Nutraloaf, a thick orange lump of spite with the density and taste of a dumbbell, could only be the object of Beelzebub’s culinary desires. Packed with protein, fat, carbohydrates, and 1,110 calories, Nutraloaf contains everything from carrots and cabbage to kidney beans and potatoes, plus shadowy ingredients such as “dairy blend” and “mechanically separated poultry.” You purée everything into a paste, shape it into a loaf, and bake it for 50 to 70 minutes at 375 degrees. Eat two a day and, boom, all your daily nutrients, right there. If you want the recipe, ask me.

Or just get yourself tossed into Cook County Jail, where an inmate who causes serious food-related problems buys himself a one-way ticket to Nutraloafopolis. Get caught making homemade hooch in your cell toilet? You get Nutraloaf. Hurl food at a guard or stab someone with a spork? Nutraloaf. Of the jail’s 9,000 inmates, 21 have endured the Nutraloaf program since it began in June. One begged—No! Anything but Nutraloaf!—and another went on a hunger strike. Both men, and virtually every other Nutraloafer, straightened up enough to get back to the usual diet of oatmeal and processed bologna.

This sounds thoroughly disgusting to me.

In July, I took the afternoon off from my job as Chicago magazine’s dining critic and drove to 26th and California to dine on Nutraloaf. Cook County’s stridently gray-brown cafeteria would never be mistaken for Naha, and the dish’s presentation aims less for the wow factor than the break-your-spirit factor. An employee from Aramark Correctional Services—a branch of the Philadelphia-based company that also provides fare for college dorms and NFL stadiums—presented me a Styrofoam container sagging with a blunt ginger-toned mass roughly the size of a calzone and with the appearance of a neglected fruitcake. It had nothing else in common with either.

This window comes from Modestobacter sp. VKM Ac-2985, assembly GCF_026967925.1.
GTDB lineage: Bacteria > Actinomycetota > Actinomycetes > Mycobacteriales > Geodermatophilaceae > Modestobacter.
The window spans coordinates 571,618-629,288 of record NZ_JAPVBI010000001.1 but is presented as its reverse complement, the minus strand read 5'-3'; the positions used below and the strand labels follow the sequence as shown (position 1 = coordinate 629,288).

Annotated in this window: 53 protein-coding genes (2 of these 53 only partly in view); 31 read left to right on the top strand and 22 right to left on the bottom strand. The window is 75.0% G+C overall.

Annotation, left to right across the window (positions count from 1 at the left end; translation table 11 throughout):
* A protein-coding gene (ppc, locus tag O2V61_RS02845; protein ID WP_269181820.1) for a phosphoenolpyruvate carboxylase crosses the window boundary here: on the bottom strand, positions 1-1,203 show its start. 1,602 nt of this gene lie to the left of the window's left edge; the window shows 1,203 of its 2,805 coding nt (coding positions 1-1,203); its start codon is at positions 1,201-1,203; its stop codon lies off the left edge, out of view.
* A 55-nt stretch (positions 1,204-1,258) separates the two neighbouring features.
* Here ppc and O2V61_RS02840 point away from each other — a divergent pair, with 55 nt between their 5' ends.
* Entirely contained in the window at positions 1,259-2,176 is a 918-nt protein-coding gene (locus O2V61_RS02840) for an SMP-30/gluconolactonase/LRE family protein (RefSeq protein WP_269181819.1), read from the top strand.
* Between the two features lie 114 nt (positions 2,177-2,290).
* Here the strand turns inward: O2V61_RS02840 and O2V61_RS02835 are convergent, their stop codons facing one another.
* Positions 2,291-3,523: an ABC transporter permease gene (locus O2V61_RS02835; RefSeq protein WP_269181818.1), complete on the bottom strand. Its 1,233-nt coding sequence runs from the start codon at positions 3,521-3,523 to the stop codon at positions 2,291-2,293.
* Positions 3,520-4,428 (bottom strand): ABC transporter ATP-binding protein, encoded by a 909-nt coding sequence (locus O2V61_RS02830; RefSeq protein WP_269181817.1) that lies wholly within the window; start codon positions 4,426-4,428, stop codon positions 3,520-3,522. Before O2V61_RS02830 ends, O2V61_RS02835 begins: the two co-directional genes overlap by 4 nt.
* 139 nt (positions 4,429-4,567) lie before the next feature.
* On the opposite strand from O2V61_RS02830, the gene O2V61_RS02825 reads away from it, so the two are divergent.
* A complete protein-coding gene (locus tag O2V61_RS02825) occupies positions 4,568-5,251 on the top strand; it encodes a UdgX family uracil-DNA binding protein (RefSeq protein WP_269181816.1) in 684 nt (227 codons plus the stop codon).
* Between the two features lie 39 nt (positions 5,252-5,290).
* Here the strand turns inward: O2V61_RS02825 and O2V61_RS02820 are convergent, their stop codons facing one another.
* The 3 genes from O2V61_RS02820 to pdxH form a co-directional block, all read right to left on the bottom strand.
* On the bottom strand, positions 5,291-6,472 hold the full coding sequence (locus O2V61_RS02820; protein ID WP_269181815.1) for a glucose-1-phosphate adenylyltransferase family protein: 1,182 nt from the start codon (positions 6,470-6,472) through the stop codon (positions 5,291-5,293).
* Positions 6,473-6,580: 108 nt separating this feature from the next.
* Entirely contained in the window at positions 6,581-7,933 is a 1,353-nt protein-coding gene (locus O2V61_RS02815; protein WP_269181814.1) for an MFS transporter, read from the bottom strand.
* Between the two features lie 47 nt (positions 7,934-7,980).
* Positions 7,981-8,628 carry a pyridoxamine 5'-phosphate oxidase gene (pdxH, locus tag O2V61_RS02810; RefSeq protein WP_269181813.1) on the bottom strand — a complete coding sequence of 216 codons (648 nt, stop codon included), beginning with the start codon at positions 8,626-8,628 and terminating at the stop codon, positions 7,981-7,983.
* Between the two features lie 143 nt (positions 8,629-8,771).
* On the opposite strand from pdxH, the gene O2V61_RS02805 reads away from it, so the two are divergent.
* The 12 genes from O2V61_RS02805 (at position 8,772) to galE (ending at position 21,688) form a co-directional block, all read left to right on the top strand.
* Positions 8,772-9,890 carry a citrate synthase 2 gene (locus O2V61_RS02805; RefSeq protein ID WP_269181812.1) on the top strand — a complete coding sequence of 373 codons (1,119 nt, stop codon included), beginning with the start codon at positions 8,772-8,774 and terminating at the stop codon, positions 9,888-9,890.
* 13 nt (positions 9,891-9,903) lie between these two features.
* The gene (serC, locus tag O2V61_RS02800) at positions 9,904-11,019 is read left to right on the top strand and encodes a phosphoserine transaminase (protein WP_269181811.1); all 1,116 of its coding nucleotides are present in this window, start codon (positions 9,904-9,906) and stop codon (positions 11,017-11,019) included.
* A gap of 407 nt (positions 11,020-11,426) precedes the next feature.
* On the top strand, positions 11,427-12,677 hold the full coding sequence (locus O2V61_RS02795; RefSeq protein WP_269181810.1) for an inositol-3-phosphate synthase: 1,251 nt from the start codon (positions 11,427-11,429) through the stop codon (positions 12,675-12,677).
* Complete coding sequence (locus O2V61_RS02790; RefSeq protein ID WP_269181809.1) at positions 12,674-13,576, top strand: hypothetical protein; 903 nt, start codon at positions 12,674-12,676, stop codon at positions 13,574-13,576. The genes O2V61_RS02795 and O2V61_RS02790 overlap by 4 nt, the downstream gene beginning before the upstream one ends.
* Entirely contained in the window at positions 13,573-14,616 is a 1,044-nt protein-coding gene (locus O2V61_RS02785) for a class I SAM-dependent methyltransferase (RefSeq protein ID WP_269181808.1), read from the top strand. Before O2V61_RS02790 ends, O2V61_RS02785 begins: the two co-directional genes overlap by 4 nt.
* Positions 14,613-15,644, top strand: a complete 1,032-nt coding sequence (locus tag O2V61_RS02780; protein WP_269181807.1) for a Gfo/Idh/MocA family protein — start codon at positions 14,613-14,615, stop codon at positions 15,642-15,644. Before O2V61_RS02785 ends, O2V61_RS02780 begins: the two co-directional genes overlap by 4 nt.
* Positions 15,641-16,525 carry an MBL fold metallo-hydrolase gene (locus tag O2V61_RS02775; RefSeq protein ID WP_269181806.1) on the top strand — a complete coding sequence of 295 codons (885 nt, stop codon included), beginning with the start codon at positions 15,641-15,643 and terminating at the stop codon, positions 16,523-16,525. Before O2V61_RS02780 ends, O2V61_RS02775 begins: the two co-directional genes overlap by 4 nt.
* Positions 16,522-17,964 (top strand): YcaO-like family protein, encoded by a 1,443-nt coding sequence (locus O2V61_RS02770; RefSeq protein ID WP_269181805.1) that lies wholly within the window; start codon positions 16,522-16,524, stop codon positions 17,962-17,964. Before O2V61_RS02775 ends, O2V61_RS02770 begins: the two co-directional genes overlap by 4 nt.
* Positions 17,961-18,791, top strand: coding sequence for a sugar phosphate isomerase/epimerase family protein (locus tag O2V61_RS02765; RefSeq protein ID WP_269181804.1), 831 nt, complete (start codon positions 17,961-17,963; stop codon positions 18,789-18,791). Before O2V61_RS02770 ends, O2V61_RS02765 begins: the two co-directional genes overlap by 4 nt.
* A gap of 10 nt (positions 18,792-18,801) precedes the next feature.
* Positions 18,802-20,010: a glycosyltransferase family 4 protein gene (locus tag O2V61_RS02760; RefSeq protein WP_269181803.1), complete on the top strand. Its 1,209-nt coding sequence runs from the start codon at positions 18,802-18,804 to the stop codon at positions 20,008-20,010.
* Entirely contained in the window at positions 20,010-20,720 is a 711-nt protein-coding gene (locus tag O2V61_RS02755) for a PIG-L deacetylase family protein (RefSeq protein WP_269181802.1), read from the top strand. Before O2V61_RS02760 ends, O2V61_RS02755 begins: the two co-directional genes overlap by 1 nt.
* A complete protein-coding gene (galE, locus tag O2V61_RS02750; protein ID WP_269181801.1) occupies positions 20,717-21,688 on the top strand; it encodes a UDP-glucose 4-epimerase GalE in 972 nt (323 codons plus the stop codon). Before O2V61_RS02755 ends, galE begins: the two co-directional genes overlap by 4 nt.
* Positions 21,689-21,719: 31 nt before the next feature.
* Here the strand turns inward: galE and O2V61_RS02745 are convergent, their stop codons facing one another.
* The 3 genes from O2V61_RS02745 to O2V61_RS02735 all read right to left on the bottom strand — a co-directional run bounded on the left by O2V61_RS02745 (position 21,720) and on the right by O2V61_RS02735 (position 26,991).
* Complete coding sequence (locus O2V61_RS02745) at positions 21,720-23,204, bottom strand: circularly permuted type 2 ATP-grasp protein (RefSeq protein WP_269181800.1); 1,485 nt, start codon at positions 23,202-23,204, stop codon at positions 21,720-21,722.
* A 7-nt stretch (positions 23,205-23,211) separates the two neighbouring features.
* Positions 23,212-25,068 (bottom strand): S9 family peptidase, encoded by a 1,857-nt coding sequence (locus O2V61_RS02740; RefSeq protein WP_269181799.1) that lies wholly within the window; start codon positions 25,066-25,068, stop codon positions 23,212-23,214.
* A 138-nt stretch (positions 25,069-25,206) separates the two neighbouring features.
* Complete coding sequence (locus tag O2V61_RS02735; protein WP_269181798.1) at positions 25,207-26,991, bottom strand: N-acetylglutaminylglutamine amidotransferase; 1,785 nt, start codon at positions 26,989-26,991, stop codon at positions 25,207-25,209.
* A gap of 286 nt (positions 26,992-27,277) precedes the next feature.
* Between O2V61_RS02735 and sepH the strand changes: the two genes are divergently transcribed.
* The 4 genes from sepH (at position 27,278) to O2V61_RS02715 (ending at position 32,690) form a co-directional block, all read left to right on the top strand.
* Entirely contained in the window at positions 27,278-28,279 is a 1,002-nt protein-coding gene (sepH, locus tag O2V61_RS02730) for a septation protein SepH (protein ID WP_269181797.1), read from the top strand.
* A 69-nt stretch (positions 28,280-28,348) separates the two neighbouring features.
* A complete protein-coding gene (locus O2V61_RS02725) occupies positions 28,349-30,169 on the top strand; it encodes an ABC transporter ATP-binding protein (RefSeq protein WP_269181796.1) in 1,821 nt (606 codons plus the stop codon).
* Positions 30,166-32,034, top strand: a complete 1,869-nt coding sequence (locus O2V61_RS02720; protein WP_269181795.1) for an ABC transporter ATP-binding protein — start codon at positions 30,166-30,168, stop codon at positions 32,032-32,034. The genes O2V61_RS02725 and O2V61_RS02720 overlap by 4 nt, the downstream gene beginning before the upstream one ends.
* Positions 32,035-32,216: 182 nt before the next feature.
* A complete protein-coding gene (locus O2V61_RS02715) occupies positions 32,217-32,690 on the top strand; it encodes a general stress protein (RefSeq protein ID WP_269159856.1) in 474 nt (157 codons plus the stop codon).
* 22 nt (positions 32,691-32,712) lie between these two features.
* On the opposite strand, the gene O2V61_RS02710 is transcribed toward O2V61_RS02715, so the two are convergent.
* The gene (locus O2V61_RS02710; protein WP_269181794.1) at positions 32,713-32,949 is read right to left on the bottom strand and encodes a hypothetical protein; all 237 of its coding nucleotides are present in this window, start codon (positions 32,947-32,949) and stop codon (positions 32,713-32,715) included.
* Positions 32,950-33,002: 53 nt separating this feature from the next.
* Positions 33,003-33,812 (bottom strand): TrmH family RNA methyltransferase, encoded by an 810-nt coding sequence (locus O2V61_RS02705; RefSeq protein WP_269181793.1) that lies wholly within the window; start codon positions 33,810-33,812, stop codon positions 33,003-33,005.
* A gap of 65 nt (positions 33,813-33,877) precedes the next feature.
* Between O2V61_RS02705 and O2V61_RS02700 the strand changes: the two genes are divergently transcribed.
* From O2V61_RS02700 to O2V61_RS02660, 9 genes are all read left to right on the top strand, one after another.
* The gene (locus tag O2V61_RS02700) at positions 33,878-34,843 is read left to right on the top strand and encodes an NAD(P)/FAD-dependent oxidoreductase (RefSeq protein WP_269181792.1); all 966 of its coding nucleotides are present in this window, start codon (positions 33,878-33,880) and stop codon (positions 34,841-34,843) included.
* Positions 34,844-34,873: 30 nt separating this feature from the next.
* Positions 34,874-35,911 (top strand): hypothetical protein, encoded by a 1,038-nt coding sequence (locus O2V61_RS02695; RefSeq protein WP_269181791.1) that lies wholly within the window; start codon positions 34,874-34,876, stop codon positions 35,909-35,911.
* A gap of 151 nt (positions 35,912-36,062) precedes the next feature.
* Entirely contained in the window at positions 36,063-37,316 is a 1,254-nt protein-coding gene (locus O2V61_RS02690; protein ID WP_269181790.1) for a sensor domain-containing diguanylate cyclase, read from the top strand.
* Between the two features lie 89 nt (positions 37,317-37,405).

The mushy, disturbingly uniform innards recalled the thick, pulpy aftermath of something you dissected in biology class: so intrinsically disagreeable that my throat nearly closed up reflexively. But the funny thing about Nutraloaf is the taste. It’s not awful, nor is it especially good. I kept trying to detect any individual element—carrot? egg?—and failing. Nutraloaf tastes blank, as though someone physically removed all hints of flavor. “That’s the goal,” says Mike Anderson, Aramark’s district manager. “Not to make it taste bad but to make it taste neutral.” By those standards, Nutraloaf is a culinary triumph; any recipe that renders all 13 of its ingredients completely mute is some kind of miracle.

I ate two-thirds and gave up, longing for any hint of flavor, even a bad one. That night, my stomach’s rebellion against the loaf was anything but neutral. I felt so full and lethargic that I skipped dinner and the following breakfast. And let’s just say I finally had a lot of time alone to catch up on my New Yorker reading.

Even though inmates in several states, including Illinois, have sued over Nutraloaf, alleging cruel and unusual punishment, correctional departments everywhere are introducing their own versions of the “disciplinary loaf.” None of the lawsuits have been successful. “We’re not trying to dump Tabasco sauce on their tongues or anything like that,” Dart says. “It just tastes like nothing.” In other words, they found a loophole: Nutraloaf is not cruel; it’s just unusual. Soon it may cease to be either.

The name Aramark is ubiquitous in the corrections industry. It is unsurprising to find the company in the middle of this story as well. This is one of the reasons that I always stress the “industrial” aspect of the PIC. One cannot understand the explosion of the prison population without focusing on who benefits from this phenomenon. For example, Texas prisoners spent 95 million dollars at commissaries in 2009. Most of that money was spent on food items:

* The inmates bought $18 million in “chips and snacks,” as the department categorizes them, during fiscal year 2009. They spent another $15 million on “assorted drinks,” including 3.5 million cans of Coca-Cola.

* Ramen noodles are a staple. The prison system sold a whopping 33 million 25-cent packages during that period. The cost: $8.3 million.

You can see a chart and a tree map of what else prisoners spent their money on.

Finally, please take 4 minutes to watch the following video of a prison food convention… Just another cog in the wheel of the prison industrial complex. The exhibitors are very focused on making sure that the hot dogs have no sticks: